Most of us who are married realize the blessing and necessity of taking time to just be with each other as husband and wife; whether it is a date, or a date night at home after the kids are in bed. As life gets busy these times are pressured, and all the more precious. But what about taking time out to listen and speak to God? We all understand the good and essential discipline of personal devotions, Scripture reading and prayer. We know the precious value of pursuing a life saturated with moments of prayerful communion with God. But what about finding another window of time here and there to get away from everything to meditate on God’s Word and commune with Him alone? John Willison (1680-1750) in his Sacramental Catechism gives us some good practical counsel. Here are a few (revised and contemporized) sections of his discussion:
Q. What is the Christian calling of meditation?
A. Meditation consists in getting away from the business of daily life and intentionally creating space and time for devoted, uninterrupted contemplation of spiritual realities as revealed in the Word. The goal is communion with God and spiritual growth. This is essential and very beneficial to Christian life. Scripture consistently describes meditation as a means and mark of Christian vitality. (Gen. 24:63; Josh. 1:8; Psalm 1:2; Psalm 119:97)
Q. What are some of the benefits of this practice?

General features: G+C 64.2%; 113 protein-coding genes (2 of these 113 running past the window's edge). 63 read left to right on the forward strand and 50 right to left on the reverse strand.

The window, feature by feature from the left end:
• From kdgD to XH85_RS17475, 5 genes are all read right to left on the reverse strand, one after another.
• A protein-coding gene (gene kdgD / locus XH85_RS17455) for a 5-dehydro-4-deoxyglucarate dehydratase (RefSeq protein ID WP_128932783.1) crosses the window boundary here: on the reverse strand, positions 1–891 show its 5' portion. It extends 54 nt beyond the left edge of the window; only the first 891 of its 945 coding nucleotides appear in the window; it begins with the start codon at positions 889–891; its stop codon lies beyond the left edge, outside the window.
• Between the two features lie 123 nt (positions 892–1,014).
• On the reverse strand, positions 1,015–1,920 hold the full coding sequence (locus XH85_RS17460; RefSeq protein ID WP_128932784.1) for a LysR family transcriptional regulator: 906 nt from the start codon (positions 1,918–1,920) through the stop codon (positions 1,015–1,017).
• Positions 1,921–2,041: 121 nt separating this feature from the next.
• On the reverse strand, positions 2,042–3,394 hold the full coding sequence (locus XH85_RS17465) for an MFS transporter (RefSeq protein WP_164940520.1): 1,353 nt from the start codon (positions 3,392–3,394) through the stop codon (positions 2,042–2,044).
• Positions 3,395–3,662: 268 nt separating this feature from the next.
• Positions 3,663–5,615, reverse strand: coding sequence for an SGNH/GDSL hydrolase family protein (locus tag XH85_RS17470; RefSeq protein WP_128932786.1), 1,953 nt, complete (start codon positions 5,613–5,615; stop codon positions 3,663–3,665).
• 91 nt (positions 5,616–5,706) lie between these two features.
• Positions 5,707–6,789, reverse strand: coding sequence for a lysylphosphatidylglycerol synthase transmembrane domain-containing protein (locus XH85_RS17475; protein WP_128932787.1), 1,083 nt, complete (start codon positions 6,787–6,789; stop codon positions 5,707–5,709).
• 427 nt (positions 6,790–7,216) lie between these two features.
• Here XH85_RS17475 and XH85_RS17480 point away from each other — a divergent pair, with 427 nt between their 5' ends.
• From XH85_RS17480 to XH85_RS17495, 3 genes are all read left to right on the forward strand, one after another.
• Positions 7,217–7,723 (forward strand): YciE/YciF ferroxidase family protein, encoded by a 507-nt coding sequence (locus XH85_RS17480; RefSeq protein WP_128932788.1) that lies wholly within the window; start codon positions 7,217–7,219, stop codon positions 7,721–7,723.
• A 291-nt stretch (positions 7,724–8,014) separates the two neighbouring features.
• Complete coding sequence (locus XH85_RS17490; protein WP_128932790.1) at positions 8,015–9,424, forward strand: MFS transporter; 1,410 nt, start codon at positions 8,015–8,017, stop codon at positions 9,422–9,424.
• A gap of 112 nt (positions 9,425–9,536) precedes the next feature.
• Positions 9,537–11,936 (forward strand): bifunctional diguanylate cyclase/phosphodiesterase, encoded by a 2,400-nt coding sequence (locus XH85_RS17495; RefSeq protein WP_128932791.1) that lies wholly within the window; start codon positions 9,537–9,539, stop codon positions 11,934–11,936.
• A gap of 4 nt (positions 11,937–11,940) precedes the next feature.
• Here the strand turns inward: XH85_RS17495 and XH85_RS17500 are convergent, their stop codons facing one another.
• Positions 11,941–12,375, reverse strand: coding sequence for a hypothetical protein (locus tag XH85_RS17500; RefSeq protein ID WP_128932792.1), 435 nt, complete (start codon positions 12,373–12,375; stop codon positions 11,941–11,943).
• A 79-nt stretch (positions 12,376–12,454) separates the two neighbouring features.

A. It is tremendously helpful for other aspects of Christian life and calling. It will give better substance to our conversations, prayer and praise; it will make us absorb more as we read Scripture and listen to preaching; it will restrain us from sinning; it will melt spiritual hardness in our hearts, making us sincerely sorry for sin; it will make us love Jesus more; it will make our holiness stronger; it will make us more diligent and more enthusiastic and active in worshipping and serving God. (Psalm 19:7-11, 14; 40:1; 42:1; 49:3; 119:97,99; Heb. 11:15-16)
Q. Why do we neglect this very good practice?
A. (1) Because of our spiritual laziness, which makes us unwilling to pursue spiritual things, hard things, or things that stretch us beyond our comfort or complacency zone. (2) Because of guilty consciences that make us want to be busy and entertained rather than alone, quiet, and thoughtful. We’re not used to, and afraid of, being still before God. (3) Because our hearts love other things more than meditation on, and communion with God, and His Word. We have no problems filling our lives with other business, but tend to come up empty when we think in spiritual directions. Not only that but the natural tendency of our hearts and minds is to skip and wander from one thing to another. (Proverbs 21:25; Isa. 6:8-10; Jer. 4:14) (4) We have attempted it at times when we are either not yet fully awake and cogent, or overly tired and sleepy.